By Anna Johnson
Center for Rural Affairs
The compromise farm bill secures several victories for conservation, beginning farmers, and rural communities, while failing to cap payments to the largest farms or secure stable long-term funding for working lands conservation.
We are pleased that Congress maintained the Conservation Stewardship Program in the final bill, and included policy changes to strengthen the program. Changes include increased support for cover crops, resource-conserving crop rotations, and advanced grazing management.
We are disappointed that Congress did not fix provisions that drive farm consolidation and funnel taxpayer dollars to the largest operations. The existing payment limitation of $125,000 can now be multiplied not only via spouse and immediate family members, but now by nephews, nieces, and first cousins. This will effectively allow mega farms to continue to collect unlimited payments and perpetuate misuse of taxpayer dollars.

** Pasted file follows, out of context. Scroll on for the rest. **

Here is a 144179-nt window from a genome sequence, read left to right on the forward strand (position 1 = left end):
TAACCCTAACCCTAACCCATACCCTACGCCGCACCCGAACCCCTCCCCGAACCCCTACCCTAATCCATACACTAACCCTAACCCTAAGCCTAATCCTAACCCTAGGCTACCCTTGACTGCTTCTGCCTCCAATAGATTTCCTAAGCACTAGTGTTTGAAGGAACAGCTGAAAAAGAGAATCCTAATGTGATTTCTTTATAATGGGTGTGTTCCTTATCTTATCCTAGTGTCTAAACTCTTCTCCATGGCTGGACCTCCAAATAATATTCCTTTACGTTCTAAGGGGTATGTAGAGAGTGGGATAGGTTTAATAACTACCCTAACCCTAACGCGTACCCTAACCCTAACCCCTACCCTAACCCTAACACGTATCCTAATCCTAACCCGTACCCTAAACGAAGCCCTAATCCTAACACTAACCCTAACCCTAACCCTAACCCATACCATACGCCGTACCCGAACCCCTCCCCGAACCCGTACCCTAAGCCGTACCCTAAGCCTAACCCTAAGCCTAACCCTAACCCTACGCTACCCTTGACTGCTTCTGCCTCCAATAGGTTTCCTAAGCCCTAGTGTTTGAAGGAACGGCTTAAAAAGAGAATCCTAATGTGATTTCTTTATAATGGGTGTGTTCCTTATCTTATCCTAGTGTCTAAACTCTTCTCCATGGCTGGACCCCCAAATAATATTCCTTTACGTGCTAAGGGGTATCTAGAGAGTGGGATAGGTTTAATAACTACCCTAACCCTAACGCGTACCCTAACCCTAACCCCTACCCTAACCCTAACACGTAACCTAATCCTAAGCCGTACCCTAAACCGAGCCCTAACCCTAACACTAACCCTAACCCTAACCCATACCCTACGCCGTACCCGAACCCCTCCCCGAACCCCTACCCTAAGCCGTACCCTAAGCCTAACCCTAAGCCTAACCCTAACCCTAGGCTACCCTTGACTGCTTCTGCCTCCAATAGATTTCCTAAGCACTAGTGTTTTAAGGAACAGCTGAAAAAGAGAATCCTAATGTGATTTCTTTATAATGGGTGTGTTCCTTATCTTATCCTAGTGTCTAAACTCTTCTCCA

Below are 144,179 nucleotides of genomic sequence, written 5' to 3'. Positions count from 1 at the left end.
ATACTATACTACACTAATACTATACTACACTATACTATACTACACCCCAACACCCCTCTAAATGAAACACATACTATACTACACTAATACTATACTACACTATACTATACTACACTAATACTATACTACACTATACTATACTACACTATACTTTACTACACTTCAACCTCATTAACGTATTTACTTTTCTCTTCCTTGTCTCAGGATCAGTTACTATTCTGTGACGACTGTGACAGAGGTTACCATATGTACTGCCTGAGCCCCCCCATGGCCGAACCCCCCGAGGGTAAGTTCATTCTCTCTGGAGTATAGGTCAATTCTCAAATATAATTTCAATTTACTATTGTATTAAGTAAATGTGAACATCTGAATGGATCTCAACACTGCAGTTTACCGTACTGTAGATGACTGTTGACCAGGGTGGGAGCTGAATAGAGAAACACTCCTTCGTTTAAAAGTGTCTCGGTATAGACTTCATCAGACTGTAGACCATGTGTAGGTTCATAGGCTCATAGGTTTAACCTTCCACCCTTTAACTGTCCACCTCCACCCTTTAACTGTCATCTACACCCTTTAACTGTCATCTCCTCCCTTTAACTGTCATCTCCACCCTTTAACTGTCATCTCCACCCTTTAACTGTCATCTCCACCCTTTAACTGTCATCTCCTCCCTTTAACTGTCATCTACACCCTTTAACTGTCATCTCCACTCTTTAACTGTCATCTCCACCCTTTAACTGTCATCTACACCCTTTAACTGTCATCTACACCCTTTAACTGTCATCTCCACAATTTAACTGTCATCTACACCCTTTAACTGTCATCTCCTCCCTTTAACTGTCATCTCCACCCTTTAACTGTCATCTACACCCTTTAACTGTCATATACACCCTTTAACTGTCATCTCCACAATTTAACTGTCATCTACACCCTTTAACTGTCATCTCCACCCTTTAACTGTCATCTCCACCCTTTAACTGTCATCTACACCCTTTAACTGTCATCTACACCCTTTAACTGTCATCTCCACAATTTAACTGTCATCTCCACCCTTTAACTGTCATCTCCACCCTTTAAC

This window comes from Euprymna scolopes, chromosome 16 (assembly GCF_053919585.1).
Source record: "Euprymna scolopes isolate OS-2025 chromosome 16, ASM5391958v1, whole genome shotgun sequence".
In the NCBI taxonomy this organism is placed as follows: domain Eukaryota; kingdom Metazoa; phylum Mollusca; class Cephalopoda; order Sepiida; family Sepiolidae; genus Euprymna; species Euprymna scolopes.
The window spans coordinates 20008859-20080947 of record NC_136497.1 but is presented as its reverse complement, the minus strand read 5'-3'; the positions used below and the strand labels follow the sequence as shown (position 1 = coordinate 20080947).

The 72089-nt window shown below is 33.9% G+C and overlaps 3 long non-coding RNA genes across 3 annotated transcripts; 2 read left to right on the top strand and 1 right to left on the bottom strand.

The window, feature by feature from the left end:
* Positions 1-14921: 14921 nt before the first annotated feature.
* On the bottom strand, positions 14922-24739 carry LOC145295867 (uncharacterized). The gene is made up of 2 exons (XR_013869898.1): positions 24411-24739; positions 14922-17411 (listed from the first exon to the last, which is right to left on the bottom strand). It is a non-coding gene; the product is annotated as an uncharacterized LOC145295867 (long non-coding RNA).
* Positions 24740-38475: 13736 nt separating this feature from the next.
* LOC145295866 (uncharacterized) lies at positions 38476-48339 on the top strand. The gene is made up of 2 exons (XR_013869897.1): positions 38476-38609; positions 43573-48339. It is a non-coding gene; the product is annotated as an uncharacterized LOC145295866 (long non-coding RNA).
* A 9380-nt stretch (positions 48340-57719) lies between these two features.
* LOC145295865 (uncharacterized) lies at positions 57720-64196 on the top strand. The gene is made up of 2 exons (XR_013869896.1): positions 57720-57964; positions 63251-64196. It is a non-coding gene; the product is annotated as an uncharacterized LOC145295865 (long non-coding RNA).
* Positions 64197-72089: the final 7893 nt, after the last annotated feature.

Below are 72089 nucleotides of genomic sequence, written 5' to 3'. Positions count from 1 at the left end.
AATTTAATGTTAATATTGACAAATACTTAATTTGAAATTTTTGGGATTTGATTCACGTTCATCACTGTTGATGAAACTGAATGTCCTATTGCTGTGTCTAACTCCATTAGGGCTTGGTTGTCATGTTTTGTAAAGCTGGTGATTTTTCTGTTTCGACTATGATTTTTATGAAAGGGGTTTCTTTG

Several valuable programs for beginning, socially-disadvantaged and veteran farmers; value-added agriculture; and local foods are combined into two new programs that will permanently preserve their functions: the Farming Opportunities Training and Outreach Program, and the Local Agricultural Marketing Program.
In addition, Congress increased funding for the Conservation Reserve Program – Transition Incentive Program to $50 million. This program does important work to facilitate beginning, socially-disadvantaged, and veteran farmers to access land. We appreciate these investments in beginning farmers and rural communities.
Another program that stimulates rural small businesses development, the Rural Microentrepreneur Assistance Program, was reauthorized but, unfortunately, not funded. This program’s support for loan funding and technical assistance to rural entrepreneurs will not continue unless Congress acts separately to restore its funding, which we encourage them to do.
In the next five years, Congress has a responsibility to keep funding strong for conservation and rural microenterprise development, and boldly address policies and incentives that reward only the largest farms and drive farm consolidation.
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